Omar: 3.7 out of 5

Comin at yah with another review, I’m trying to crank these out at the rate of one per day until I’ve caught up on all the ones I have to write. This time I’ll be reviewing the Jaco Van Dormael’s trippy Mr. Nobody. This one was Liz’s pick but I’m glad she picked it because I wanted to watch it just as badly as she did. It was an odd movie but I mean that positively.

Mr. Nobody was both written and directed by by Belgian director Jaco Van Dormael and star Jared Ledo in the lead role of Nemo Nobody. I’ll try to give you a brief outline of what the film is about but I can’t promise I’ll be very successful as this movie does not progress linearly and makes it a bit difficult to keep track of everything. Essentially this movie revolves around Nemo Nobody at different stages in life and in different planes of existence. It is said that before birth children remember everything that WILL happen (aka their futures). Before being born they pick their parents and then special angels press a finger to their lips and the child instantly forgets everything. For some reason Nemo was forgotten by the angels and when he starts life he can see into all his possible futures. All is fine and dandy until 9 year old Nemo is faced with the reality that his parents are divorcing. On the day that his mother is boarding a train to leave and start her new life, Nemo is forced by his parents to decide who he wants to live with and who he wants to leave behind. Why they would leave this decision to the very last second or why they would leave this decision to a nine-year old is beyond me but people be crazy so we’ll roll with it. At that moment the story splits into a ton of different places in which we see where Nemo’s life can go depending on what decisions he makes (starting with which parent he chooses to live with). I’ll leave it here because I don’t want to spoil anything but there is much more to the story.

I usually write notes while watching movies I know I’m going to review but on this particular day I was tired and bitter about the fact that Liz and I couldn’t find a single donut shop that was still open so I didn’t take notes. I’m trying to remember as much as I can. If my memory is true, I took issue with the film on the primary grounds that the story was much too choppy and confusing. I have nothing against intricate movies or movies that make you really think or even do a little research to understand them but this was a different case for me. The story was awesome in that it was structured to show just how different life can be depending on what choices we make. The fact that it has to portray so many drastically different lives explains much of the choppiness but the jumping back and forth between stories and some of the random events that happened or things that were said too often had me going, “wait what just happened?” Immediately after finishing the movie I told Liz that I didn’t think I liked it much. I really don’t think I was in the best frame of mind to be watching this movie because after doing a little research for clarification on what had happened in the film I did end up appreciating it more. I also think that this is one of those movies that needs multiple viewings to fully appreciate. Regardless, this review stands as is based on my single viewing.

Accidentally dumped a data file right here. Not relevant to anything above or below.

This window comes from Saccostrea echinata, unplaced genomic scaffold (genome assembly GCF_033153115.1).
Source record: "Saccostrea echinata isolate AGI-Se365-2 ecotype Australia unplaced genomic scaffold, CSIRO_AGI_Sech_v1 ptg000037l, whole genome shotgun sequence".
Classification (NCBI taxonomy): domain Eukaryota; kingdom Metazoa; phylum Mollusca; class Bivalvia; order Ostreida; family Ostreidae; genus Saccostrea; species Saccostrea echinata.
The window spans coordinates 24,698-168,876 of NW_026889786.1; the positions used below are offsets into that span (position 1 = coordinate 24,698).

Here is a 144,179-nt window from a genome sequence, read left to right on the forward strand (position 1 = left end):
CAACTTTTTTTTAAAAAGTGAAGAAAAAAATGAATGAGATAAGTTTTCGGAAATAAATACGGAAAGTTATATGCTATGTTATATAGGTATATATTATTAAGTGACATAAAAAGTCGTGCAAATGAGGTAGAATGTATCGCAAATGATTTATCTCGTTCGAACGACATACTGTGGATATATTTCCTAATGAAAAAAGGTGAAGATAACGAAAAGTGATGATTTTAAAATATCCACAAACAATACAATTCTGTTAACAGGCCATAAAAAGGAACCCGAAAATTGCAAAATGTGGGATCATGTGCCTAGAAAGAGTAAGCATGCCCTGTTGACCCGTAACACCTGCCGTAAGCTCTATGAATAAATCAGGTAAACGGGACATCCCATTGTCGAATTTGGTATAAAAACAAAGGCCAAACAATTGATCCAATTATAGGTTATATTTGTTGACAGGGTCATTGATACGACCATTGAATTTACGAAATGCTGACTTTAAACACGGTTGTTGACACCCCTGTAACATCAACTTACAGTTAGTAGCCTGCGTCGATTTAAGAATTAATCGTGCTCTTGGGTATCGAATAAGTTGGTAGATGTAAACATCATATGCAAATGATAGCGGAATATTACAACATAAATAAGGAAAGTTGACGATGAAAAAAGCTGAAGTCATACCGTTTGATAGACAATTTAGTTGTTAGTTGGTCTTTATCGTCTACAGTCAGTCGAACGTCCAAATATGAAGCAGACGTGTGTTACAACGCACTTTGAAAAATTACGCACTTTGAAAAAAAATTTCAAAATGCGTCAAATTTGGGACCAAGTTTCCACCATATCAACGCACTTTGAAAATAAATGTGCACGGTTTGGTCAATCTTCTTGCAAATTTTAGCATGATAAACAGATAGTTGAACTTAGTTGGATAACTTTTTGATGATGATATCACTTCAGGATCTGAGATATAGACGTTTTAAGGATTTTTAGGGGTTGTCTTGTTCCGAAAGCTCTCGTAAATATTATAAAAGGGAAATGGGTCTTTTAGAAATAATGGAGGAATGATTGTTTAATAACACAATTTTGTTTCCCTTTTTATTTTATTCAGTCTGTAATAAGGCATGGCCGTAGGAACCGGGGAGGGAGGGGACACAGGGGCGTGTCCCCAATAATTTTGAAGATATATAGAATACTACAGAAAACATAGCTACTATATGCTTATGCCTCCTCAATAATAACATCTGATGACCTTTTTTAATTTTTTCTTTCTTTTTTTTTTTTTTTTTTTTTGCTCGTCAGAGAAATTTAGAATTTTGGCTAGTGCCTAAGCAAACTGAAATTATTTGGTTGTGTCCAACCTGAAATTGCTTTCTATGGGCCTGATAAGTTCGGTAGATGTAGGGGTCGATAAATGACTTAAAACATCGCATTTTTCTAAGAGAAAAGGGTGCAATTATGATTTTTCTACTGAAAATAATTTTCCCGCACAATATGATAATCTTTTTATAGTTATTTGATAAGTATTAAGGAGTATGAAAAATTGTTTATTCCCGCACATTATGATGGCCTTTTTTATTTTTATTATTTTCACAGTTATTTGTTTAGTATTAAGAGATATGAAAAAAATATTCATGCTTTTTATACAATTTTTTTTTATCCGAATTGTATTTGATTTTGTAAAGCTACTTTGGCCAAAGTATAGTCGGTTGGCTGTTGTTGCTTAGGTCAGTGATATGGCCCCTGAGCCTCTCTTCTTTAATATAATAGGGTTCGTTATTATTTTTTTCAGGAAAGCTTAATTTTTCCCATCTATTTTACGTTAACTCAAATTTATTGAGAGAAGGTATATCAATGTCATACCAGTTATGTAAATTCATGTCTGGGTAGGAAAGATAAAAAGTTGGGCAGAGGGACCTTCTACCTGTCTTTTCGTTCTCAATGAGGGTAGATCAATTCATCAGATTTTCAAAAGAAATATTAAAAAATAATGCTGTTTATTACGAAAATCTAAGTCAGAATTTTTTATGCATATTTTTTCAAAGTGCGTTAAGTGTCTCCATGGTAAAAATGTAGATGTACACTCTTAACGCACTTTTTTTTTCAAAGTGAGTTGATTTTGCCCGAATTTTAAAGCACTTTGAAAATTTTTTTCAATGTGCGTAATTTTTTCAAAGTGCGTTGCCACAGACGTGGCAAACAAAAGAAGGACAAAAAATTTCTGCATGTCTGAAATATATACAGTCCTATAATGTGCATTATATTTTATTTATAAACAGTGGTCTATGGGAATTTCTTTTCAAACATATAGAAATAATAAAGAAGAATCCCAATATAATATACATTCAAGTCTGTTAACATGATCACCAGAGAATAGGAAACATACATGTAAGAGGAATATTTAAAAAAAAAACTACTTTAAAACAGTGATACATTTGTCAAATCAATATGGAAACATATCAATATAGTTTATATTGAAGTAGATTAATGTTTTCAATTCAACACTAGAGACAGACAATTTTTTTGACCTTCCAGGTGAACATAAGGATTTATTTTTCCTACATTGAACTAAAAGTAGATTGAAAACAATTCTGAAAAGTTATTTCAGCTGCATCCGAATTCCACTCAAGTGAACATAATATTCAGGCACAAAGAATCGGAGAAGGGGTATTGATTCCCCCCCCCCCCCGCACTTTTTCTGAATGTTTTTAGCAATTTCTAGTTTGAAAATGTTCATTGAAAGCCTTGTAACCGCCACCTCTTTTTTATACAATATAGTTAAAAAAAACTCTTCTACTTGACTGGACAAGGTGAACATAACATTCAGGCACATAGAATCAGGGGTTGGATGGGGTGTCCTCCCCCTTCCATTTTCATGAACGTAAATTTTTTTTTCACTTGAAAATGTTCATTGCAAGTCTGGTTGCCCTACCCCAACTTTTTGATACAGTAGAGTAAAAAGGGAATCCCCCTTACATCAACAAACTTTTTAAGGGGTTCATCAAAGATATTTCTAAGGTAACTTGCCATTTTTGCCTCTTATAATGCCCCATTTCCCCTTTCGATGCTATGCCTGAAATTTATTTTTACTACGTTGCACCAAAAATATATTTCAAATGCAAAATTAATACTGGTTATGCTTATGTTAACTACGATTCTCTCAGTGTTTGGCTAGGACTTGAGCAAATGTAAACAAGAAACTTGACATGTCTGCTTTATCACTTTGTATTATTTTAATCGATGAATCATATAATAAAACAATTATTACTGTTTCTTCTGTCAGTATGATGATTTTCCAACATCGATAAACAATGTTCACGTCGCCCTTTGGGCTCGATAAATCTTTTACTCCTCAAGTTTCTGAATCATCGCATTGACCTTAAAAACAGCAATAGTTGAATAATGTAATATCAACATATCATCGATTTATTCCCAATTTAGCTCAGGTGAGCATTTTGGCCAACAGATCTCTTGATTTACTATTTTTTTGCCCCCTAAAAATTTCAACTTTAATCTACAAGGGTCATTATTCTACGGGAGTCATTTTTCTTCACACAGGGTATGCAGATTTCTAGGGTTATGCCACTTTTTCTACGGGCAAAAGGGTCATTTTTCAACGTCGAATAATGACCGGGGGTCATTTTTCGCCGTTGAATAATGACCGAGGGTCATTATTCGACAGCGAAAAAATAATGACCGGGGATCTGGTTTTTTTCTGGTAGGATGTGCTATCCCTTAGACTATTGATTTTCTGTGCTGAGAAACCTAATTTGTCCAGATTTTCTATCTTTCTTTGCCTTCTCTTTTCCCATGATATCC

Now that I’ve gotten my main complaint out of the way I can get to some of the stuff I liked about the movie. While I did think the story could have been executed much better, I do appreciate what the story was trying to do as a whole because it is quite the ambitious project and certainly got me thinking. The end reveal that SPOILER: the entire movie was just playing out in Nemo’s nine-year-old mind and that the old Nemo, the future society of quasi-immortals, etc. were just figments of the imagination of nine-year-old Nemo was truly thought-provoking and well done.

Another aspect of the film I enjoyed was the cinematography. The makers of the film decided to use really bright colors and interesting patterns throughout the film and there were really tangible differences in style between the various lives Nemo lives. It was interesting to see these differences developed and I appreciated the detail given to each one.

The acting was also good in this movie. Jared Leto has proven time and again to be a very versatile actor and I love how varied his role choices are. This wasn’t his flashiest or best role but he did a nice job in the role of Nemo and conveying different emotions depending on which Nemo he was at the time. The soundtrack to this movie was great as well. The song choices as well as the original stuff put together for this film fit the mood of the film perfectly and was one of the stronger aspects of the film.

In the end I gave this movie lower score because it had a great idea that really lost focus a few too many times for me. It was complex but complex in a way that I didn’t make me feel all that inclined to unravel what it was trying to say when I couldn’t figure it out on my own. I did end up re-reading some details about the film to write this review and I remembered that I appreciated the movie more in the grand scheme of things. The score would be even lower if I had written it closer to the date when I watched the movie. At about an 2 hours and 30 minutes in length this movie also felt like it dragged on longer than it had to. This is especially true in the many instances when the movie loses its focus. I would say this one is worth a watch if you’re into more philosophical movies and the multiple-worlds theory of life. Plus its on Netflix.

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